WWJD?! “Oh, he’s just going to raise him from the dead. Yep, that’s what he’s gonna do. Yes-sir-ee Bob. This is Jesus man. I know what he’s going to do. Yeah he’s predictable, my bracelet says so…” Trust me no one was expecting Lazarus to walk out of the grave. No one!

If you are looking for a predictable, certain, tame, inevitable, obvious Lord and God… well, the God of the Bible isn’t the place to look. The Bible claims a God who desires our worship, no matter what sort of surprises He throws our way – good and bad (from our perspective).

If you want a predictable God you need to follow the televangelists. They know everything. They wear gold bracelets.

Blessings.

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Law vs. grace

August 11, 2015

Do you know what “ham salad” is? Well, for most of us it has little to do with “ham” and even less to do with “salad.” No doubt some folks actually prepare it with ham but we mere mortals make it with bologna… or shall I say “coagulated fat and cholesterol.” Anyway, it’s a mixture of the aforementioned “ground, mashed fat”, mayonnaise and dill relish. It’s then smeared onto a bread of your choice; preferable spongy white bread so as to get as little nutritional value as possible. If you haven’t had it or seen it, then you must be from another planet or at least from a different country. It’s somewhat of a staple in American sandwich lore. Not unlike peanut butter and jelly, BLT’s, or egg salad sandwiches. Anyway…, I can’t stand it! It’s a waste of good “fat” as far as I’m concerned. But here’s the rub. I do like sliced bologna, dill pickle and mayonnaise sandwiches. Do you get that? It’s exactly the same ingredients albeit a different consistency. I would go so far as to say that the sandwich I just mentioned looks much like the ham salad sandwich, 10 seconds after entering the mouth. That doesn’t make sense, does it?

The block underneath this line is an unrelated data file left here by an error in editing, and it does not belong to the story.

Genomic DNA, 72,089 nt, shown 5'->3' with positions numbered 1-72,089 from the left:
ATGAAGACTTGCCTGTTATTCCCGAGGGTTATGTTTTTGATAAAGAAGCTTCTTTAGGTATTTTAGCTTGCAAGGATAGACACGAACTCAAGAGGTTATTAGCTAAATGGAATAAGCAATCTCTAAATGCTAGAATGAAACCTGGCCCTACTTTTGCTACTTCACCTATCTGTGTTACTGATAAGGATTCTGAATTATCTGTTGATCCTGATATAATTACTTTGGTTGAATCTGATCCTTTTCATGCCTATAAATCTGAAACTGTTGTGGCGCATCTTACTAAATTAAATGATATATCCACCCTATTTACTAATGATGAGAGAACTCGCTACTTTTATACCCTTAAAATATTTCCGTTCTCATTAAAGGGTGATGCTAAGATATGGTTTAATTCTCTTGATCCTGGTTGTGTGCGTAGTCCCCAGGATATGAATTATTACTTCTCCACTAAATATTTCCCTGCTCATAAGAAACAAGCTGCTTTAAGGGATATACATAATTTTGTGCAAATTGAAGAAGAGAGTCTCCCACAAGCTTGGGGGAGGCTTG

There are a lot of things in our lives that don’t make sense if we take the time to think about them. Few of us are really consistent in our thoughts and beliefs. For the most part we live flying by the seat of our pants and we choose our values and morals based on what’s advantageous for us at any given moment. For example, I had a conversation with a couple of friends a few weeks ago. I asked this question, “Should Christians obey the laws of the land?” (Assuming they are consistent with our faith. I’m not talking about civil disobedience here.) Furthermore, is it sin if we do not? And is sin a problem? Can I suggest that many, if not all of us, will answer “yes” to those three questions. And yet we regularly drive over the speed limit with little thought about that. The other example that I discussed with my friends had to do with remodeling our homes. In our community you can’t really hang a piece of dry wall in your house without a building permit, and yet so many of us ignore those sorts of things.